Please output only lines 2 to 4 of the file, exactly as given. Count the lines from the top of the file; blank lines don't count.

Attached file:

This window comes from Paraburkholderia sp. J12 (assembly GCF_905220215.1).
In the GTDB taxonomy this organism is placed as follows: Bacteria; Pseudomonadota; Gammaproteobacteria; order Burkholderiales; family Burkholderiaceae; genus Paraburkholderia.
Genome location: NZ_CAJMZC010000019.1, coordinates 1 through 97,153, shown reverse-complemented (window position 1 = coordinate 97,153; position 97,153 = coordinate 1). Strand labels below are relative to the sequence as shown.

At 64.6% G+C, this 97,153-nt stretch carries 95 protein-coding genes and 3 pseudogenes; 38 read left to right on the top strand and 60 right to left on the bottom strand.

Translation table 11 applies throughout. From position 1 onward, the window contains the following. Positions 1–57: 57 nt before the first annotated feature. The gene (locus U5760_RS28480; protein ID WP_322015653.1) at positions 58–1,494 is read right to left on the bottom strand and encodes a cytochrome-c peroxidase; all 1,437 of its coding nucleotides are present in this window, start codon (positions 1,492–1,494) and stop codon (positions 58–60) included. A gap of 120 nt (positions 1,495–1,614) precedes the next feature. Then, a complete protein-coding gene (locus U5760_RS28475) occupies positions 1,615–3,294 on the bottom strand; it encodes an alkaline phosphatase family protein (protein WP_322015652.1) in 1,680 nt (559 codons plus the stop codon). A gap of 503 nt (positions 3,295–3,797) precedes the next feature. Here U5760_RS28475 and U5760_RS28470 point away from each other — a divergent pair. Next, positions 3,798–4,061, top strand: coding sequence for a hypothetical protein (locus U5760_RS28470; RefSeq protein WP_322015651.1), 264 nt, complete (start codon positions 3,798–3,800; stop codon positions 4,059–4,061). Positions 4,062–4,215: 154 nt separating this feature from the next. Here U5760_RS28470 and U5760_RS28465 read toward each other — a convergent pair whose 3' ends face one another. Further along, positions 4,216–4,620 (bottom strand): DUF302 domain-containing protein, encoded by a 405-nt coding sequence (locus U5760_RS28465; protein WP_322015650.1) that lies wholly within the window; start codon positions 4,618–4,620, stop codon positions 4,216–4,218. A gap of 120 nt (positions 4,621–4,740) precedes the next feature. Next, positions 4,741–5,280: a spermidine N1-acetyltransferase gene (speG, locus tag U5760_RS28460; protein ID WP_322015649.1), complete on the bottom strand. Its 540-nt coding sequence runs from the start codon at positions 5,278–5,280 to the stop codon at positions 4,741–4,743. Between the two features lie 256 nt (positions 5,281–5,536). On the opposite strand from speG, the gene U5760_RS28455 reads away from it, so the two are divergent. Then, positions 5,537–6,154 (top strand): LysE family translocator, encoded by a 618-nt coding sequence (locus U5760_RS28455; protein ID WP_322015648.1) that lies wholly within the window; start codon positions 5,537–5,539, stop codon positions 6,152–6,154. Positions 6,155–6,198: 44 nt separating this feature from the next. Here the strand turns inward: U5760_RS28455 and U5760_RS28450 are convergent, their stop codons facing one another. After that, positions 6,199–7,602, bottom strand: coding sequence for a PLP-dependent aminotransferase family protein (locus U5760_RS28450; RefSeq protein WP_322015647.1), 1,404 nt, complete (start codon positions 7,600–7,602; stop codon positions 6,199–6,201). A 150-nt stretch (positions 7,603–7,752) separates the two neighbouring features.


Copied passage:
In the GTDB taxonomy this organism is placed as follows: Bacteria; Pseudomonadota; Gammaproteobacteria; order Burkholderiales; family Burkholderiaceae; genus Paraburkholderia.
Genome location: NZ_CAJMZC010000019.1, coordinates 1 through 97,153, shown reverse-complemented (window position 1 = coordinate 97,153; position 97,153 = coordinate 1). Strand labels below are relative to the sequence as shown.

At 64.6% G+C, this 97,153-nt stretch carries 95 protein-coding genes and 3 pseudogenes; 38 read left to right on the top strand and 60 right to left on the bottom strand.